Sen. Orrin G. Hatch announced Tuesday he will retire after seven terms in the Senate. The Utah lawmaker becomes the third of eight Senate Republicans up for re-election in 2018 to retire.
“When the president visited Utah last month, he said I was a fighter. I’ve always been a fighter. I was an amateur boxer in my youth, and I brought that fighting spirit with me to Washington. But every good fighter knows when to hang up the gloves. And for me, that time is soon approaching,” Hatch said in a video statement.
“That’s why, after much prayer and discussion with family and friends, I’ve decided to retire at the end of this term.”
The 83-year-old Hatch is the most senior GOP senator, putting him third in the order of presidential succession. He is also chairman of the influential Finance Committee, and a senior member of the Judiciary panel.
Watch: Hatch — Time to ‘Hang Up the Gloves’
Ready for Romney?
Former Massachusetts Gov. Mitt Romney, the 2012 GOP presidential nominee, has been touted as a top potential candidate for Hatch’s seat. Romney owns a home in Utah, where the majority of the population shares his Mormon faith.
Romney was the first Mormon presidential nominee from a major party. He has forcefully criticized President Donald Trump, who is also not extremely popular in the Beehive State.
Hatch had named Romney as a preferred successor in an interview with National Journal last year. He later said he had discussed the possibility with Romney, and that Romney would not challenge Hatch if he ran for re-election.
Romney has criticized Trump, most recently for his support for Roy Moore, the controversial Alabama Senate candidate. Moore faced multiple sexual misconduct allegations, including reports that he pursued teenage girls when he was in his 30s. Romney tweeted that Moore’s election would have been “a stain on the GOP and on the nation.”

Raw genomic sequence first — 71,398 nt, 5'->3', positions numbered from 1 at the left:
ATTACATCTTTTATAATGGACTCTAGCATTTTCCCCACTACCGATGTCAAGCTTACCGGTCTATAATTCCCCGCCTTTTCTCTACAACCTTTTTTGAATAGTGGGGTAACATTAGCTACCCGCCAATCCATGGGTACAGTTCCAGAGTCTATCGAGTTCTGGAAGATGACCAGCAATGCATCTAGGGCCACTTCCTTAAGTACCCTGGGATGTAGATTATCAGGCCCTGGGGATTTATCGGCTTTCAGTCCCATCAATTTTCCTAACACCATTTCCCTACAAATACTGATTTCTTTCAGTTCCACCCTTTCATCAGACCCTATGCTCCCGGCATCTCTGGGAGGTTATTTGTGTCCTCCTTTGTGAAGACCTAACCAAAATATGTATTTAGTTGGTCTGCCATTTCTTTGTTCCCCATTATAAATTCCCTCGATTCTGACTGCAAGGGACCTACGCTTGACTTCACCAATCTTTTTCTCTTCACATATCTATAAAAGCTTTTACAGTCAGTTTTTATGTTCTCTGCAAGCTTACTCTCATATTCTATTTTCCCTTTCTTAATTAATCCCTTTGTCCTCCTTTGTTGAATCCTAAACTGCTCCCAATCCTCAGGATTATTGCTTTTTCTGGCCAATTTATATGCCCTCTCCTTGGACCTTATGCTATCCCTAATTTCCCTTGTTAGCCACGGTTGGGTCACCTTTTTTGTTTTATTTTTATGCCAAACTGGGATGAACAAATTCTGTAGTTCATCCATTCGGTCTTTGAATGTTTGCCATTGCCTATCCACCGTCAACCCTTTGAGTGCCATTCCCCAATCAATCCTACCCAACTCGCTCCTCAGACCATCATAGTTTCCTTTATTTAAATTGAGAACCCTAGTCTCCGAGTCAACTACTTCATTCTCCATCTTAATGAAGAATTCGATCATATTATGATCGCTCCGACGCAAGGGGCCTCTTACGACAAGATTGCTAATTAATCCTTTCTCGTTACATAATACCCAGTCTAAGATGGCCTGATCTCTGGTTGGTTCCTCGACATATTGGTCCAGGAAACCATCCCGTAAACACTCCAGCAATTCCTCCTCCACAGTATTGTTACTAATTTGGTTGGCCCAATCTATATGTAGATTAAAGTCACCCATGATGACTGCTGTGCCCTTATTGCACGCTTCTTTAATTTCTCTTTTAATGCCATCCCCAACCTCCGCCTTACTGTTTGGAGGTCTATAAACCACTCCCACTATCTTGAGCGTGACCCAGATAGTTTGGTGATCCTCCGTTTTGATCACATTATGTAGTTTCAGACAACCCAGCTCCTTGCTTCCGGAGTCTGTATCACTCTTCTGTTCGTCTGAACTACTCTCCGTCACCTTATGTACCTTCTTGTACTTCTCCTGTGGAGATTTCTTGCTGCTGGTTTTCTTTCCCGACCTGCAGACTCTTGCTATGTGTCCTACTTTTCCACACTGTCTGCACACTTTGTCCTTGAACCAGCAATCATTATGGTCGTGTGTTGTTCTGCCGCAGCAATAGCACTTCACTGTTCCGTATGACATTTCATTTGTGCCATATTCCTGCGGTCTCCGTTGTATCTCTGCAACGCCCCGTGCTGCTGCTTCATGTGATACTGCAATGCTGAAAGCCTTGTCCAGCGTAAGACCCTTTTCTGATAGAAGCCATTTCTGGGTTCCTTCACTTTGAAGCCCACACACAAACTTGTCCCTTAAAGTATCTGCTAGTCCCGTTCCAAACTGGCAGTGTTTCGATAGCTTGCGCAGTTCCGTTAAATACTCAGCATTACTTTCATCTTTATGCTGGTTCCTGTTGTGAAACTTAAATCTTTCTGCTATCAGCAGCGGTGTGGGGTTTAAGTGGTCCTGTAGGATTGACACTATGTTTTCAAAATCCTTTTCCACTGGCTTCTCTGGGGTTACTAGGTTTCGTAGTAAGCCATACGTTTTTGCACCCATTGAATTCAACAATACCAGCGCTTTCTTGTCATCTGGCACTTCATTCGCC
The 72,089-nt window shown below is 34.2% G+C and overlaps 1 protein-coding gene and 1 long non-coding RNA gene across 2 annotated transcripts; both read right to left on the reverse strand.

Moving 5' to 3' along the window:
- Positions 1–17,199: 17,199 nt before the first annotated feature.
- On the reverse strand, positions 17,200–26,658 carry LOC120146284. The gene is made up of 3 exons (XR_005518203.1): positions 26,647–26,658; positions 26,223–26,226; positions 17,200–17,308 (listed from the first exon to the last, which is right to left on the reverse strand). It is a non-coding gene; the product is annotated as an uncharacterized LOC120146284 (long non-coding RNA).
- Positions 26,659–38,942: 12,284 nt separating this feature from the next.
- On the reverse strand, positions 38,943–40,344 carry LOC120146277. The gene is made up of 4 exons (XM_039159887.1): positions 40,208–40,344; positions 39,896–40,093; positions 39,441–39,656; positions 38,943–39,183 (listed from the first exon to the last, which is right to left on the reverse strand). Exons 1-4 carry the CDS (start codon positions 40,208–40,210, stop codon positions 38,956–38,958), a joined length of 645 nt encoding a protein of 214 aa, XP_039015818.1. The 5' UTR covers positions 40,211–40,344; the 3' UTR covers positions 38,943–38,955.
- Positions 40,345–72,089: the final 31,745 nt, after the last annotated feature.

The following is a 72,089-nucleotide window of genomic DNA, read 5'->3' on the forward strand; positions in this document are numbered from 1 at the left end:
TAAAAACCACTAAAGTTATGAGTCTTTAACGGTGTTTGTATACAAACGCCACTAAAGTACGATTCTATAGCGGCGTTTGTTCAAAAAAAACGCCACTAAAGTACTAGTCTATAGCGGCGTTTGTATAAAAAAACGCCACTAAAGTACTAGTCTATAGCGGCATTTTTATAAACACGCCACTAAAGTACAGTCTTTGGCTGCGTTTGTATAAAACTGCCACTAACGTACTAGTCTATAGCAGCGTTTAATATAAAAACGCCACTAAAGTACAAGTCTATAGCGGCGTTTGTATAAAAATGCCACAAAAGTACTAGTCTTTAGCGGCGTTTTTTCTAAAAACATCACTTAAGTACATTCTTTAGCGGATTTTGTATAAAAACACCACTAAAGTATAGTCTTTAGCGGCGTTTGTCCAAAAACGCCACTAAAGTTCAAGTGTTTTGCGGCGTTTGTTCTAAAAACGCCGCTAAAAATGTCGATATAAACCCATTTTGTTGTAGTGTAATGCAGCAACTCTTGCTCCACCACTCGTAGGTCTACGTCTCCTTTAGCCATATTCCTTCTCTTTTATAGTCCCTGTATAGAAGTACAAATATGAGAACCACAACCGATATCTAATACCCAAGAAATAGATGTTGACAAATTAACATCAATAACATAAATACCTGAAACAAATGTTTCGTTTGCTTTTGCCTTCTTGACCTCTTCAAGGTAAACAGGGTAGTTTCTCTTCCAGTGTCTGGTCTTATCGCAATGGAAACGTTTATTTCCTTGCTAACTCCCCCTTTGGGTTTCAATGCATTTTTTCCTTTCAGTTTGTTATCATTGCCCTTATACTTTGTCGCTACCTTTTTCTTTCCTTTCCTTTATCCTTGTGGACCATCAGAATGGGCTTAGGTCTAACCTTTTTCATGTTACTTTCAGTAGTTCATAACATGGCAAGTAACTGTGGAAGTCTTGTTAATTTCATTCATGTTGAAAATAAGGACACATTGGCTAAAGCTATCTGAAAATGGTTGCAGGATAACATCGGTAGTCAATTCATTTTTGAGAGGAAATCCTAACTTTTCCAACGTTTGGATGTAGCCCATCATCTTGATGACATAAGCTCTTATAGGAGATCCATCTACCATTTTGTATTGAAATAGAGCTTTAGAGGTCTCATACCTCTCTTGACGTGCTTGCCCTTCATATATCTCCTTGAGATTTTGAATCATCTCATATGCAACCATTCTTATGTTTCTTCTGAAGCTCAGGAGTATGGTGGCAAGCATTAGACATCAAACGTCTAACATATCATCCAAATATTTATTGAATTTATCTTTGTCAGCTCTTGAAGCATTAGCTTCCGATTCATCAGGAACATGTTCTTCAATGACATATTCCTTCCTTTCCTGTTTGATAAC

If Romney decides to run for Senate, he is expected to clear the Republican field. Inside Elections with Nathan L. Gonzales rates the Utah Senate race Solid Republican.
So far, a handful of Democratic candidates have declared their intent to run for Senate. Jenny Wilson, a member of the Salt Lake County Council, leads other Democrats in fundraising and has nearly $140,000 in cash on hand, according to Federal Election Commission documents. Three other Democrats have announced they are running, though none had more than $5,000 in the bank.
Hatch’s decision ends months of speculation from Utahns as to whether he would run again. The senator had said in 2012 that his seventh term would be his last. But a GOP-controlled Congress and White House opened up new opportunities to wield his power accrued over 41 years in the Senate, raising questions about whether he would run for another term.
As Finance chairman, Hatch helped shepherd a tax overhaul at the end of 2017, a top priority for Trump. Hatch became chairman in 2015 after Republicans took back the Senate, and will be term-limited in that role after 2021.
Watch: Orrin Hatch and Sherrod Brown’s Fiery Tax Bill Skirmish
Trump told reporters during his trip to Utah in December that he was encouraging Hatch, who has become an ally, to run for another term.
During a speech last month on the tax bill, Trump referred to Hatch as “a special friend of mine” and “somebody that spoke really well of me when it wasn’t exactly the easiest thing to do.”
“He was just always in there, always fighting for all of us, and did a fantastic job as chairman,” the president said.